By Hilary Picken | January 8, 2019 | Translation Tips
In most cases, translations can be completed without a hitch, but that isn’t always the case if translation hasn’t been taken into account when the questionnaire was being scripted.
Below we’ve compiled a list of handy hints to bear in mind (and some things to avoid!) when you’re preparing your survey to ensure that you get the best translation cost and turnaround time possible.
The translator will only need to deal with them once so both costs and timings can be kept to a minimum. This compares with scripting the same list in multiple places which usually leads to higher than anticipated translation costs and a nasty surprise in terms of the deadline, particularly if the list only seems to appear once in the original questionnaire.
Inserting the name of a different sport or household appliance, for example, into a sentence may work in English but it’s unlikely to work in other languages which have different grammar rules, genders for words, etc. Not only will it take the translator longer to make it fit but it’s likely to lead to clumsy phrasing as the translators try to fit a square block into a round hole!
Replacing “has” with “had” may be a simple switch in English but it isn’t that straight-forward in other languages. What’s more, although you may appear to be cutting down on the number of words to translate (an extra word rather than an extra sentence), the translation process is actually likely to be more time-consuming and the end result could sound awkward and possibly even mislead respondents.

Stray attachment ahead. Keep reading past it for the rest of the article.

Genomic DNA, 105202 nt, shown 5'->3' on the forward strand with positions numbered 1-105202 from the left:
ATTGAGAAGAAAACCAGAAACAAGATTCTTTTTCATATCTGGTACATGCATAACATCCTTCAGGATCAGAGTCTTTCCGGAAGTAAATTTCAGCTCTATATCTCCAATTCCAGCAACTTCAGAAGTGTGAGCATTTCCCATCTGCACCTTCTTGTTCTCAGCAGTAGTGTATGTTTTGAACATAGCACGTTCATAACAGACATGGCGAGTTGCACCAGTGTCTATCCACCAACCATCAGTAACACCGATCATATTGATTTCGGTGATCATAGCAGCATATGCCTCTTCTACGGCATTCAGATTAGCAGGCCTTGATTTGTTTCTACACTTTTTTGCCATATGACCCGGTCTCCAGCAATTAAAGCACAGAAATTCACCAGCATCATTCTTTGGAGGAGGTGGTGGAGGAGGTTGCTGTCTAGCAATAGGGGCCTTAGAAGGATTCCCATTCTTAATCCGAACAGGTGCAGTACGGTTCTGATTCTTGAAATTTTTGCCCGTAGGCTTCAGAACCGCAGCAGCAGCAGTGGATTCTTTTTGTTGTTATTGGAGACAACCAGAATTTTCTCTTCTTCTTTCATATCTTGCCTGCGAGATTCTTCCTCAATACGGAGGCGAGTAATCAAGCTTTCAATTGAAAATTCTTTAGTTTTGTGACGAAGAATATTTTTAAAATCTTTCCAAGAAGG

Replacing several elements of a single sentence with different inserts to create many permutations of the same question can be confusing for translators and cause grammar and syntax problems. Creating multiple sentences in their entirety for the translators to translate will generate a much higher quality translation for your respondents, thereby improving the quality of your survey results.
Quite simply, if you exclude or clearly highlight text that doesn’t need to be translated, PMs and linguists can focus on what does need to be translated. A marked up file will save precious time and money in terms of both preparing quotes and translating your documents.
If possible, send along the draft/file that will be programmed into your scripting software before you script, complete with as many final scripting instructions as possible. At the initial quoting stage we can advise both on preliminary costs as well as any pitfalls you can avoid in scripting the file into your chosen software. This extra step can save you time and money in the long run.
Keep in mind, the more time you spend scripting your survey taking into account the translation process, the better the resulting translations will be. Not only will it help to streamline costs and timings, but the more natural the translation sounds, the more easily understood it will be by respondents. This in turn will improve the survey results.
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